From Curie’s scientific accomplishments, Phillips says she learned about “persistence and self-confidence" and the importance of “having the courage to pursue one’s own ideas in research and inspire others to follow their own paths.” 

Pitt awarded Curie one of her 19 honorary degrees when she visited Pittsburgh in 1921. A Pittwire article spotlights some of the “Curie-ous” connections Curie has to the University.  

Phillips was also recently listed as one of the best female scientists in the world, alongside Stolz. 

Some lessons Phillips learned from Curie could also help women planning to work in research, she says: “Have the courage of your convictions and don’t let others try and put you down!” 

Header with two women that says: Forging new paths

When Tracey Conti (right) was completing her fellowship in Maryland, she interviewed with Jeannette South-Paul (left), then chair of family medicine, for a job in Pittsburgh. Conti, an associate professor of family medicine who now holds the chair herself, sees South-Paul as a role model.

Now retired, South-Paul was the first woman and the first African American to hold a permanent chair position at the School of Medicine. Throughout her career, she focused on addressing health inequities for people of color. 

South-Paul's “groundbreaking path and innovative thinking” inspired Conti’s motivation to “push boundaries,” “pursue new discoveries” and “always strive for excellence” in her work. From South-Paul's “commitment to improving healthcare and advocating for underserved communities,” Conti learned “the importance of empathy and the power of using one’s voice to make a positive impact.” 

Conti was named the chair of family medicine in 2021, a role in which she strives to ensure equitable, high-quality care for patients and grow the numbers of sorely needed primary care physicians.

Conti’s advice for women planning to pursue medicine: “Believe in yourself and your abilities. Don’t be afraid to take risks and challenge the status quo. Surround yourself with a supportive community and seek out mentors who can guide you along the way.

“Remember that your unique perspective and contributions are invaluable to the field. Keep pushing forward and never give up on your dreams.”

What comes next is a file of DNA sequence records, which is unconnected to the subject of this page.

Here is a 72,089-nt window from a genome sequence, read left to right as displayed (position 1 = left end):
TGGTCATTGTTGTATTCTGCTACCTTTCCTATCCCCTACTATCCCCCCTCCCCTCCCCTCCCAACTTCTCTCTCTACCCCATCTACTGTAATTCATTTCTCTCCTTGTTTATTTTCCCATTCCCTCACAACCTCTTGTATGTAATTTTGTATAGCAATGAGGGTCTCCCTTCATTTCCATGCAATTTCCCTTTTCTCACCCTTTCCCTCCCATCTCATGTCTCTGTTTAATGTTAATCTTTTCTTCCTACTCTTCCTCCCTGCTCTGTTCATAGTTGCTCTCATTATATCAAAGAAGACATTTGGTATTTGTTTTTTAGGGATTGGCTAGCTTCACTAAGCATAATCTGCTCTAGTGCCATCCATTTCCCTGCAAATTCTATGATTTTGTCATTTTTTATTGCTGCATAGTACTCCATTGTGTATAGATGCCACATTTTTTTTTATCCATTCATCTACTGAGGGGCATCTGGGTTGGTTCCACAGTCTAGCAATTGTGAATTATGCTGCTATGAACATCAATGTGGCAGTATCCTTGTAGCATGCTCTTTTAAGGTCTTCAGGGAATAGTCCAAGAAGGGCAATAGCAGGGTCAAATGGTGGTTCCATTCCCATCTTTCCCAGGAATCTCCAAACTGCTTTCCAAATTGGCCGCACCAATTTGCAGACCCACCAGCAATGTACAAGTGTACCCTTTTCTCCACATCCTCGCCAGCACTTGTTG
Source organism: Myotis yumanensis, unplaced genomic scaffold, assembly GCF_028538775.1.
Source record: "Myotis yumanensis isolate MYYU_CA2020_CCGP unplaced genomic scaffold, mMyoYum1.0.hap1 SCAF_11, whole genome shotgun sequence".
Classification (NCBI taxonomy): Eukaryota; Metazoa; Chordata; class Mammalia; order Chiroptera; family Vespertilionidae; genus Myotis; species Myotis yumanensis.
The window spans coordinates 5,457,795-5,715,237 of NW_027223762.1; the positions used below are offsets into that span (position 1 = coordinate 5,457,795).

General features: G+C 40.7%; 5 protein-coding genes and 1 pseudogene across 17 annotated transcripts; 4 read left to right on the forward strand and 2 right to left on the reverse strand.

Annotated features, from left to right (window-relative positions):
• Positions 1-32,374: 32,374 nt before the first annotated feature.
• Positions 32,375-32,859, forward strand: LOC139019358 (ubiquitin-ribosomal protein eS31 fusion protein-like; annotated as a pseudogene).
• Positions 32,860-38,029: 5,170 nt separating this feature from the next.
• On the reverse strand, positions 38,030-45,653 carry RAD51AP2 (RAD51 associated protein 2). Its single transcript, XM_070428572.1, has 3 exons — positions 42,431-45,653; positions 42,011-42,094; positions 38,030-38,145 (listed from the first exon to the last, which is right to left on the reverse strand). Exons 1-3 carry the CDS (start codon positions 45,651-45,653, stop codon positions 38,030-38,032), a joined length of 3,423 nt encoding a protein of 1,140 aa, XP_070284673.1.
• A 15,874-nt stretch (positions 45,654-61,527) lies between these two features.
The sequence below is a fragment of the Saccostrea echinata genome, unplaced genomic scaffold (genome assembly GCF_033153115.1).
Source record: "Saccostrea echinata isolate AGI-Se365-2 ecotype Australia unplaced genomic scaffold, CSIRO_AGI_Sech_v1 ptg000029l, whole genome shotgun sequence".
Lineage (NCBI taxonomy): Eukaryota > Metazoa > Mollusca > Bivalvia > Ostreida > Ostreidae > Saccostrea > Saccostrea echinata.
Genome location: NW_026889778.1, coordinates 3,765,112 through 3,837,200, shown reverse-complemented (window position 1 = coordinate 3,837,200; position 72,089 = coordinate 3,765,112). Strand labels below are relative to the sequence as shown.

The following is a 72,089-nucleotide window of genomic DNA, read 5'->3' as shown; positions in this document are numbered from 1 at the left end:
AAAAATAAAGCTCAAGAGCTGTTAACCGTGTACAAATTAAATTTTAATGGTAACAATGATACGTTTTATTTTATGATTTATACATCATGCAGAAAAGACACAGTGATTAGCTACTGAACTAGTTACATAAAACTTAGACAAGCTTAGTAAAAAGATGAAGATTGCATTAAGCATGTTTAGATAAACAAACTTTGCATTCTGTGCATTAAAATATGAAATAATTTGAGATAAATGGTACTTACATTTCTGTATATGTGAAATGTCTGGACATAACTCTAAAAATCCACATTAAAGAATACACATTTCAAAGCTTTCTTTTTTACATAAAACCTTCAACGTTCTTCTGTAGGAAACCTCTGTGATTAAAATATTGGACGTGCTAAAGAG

Header with two women that says: Learning from leaders

Professor of medicine Jenny Lo-Ciganic (right) sees Julie Donohue (left), professor of health policy and management and chair of that department at the School of Public Health, as a role model. Her “genuine, down-to-earth nature” is what “truly sets her apart,” says Lo-Ciganic. 

Donohue served on Lo-Ciganic's dissertation committee while she was earning her PhD in epidemiology. Since then, says Lo-Ciganic, “her mentorship has been invaluable to me.”  

Lo-Ciganic admires the “humility and accessibility” that Donohue presents to trainees, such as postdoctoral researchers and junior faculty. Today, Lo-Ciganic tries to follow in her footsteps when mentoring her own trainees. 

Donohue also helped Lo-Ciganic realize the impact that epidemiological research can have on policymaking. She “transformed this process into an encouraging and relevant aspect” of Lo-Ciganic's work. 

For women that want to pursue science or medicine, Lo-Ciganic stresses the importance of finding a mentor like Donohue: “Look for daring leaders with profound expertise in your area of interest, who are also accessible and supportive,” she says. “A mentor of this caliber can significantly enrich your journey and enable you to reach your utmost potential."

Header with two women that says: Willingness to Help

Naudia Jonassaint (right), associate dean of clinical affairs at Pitt Med, names Ebony Boulware (left), her mentor during training and the current dean of Wake Forest University School of Medicine, as her role model. Boulware’s work ethic, Jonassaint says, “is second to none.” 

Jonassaint says she most admires Boulware’s intellect, calming presence and unwavering willingness to help.

Jonassaint is also an associate professor of medicine and the first vice chair for Diversity, Equity and Inclusion in the Department of Medicine. She is currently serving as the interim chief of the Division of Gastroenterology, Hepatology and Nutrition and associate dean of clinical affairs at Pitt Med.

To women aspiring to work in medicine, Jonassaint offers some of the most important advice she’s received: Do what you love, treat others how you want to be treated and always try to be the best provider you can be every day. “You won’t succeed every day, but try,” she says. 

Header with two women that says: Be Persistant

Arjumand Ghazi’s (right) role model is Barbara McClintock (left), who discovered transposons, also called “jumping genes.” Ghazi admires both McClintock’s scientific achievements and her persistence in the face of discrimination.

Ghazi, an associate professor of pediatrics, of developmental biology and of cell biology and physiology, first fell in love with genetics when she read about transposons. Yet her appreciation for McClintock runs much deeper.

McClintock received the 1983 Nobel Prize in Physiology or Medicine for her discovery of transposons—earning well-deserved recognition. But it followed several decades of unacknowledged contributions to the study of the chromosomal basis of heredity.

McClintock also struggled to find permanent faculty positions—even though she was “clearly way ahead of her time,” as Ghazi describes her—because she was a woman.

“I have thought about her often when I have encountered difficulties that seemed insurmountable, sometimes unjustly so,” says Ghazi. “It never ceases to amaze—and inspire—me that she persisted in her commitment to science, and stood by her findings, despite a lifetime of blatant discrimination.”

Ghazi’s advice to women interested in pursuing science is that “there is no substitute for hard work, passion and sincerity.”

“Knowledge is power indeed, so read/learn everything you can about your area of interest,” she advises.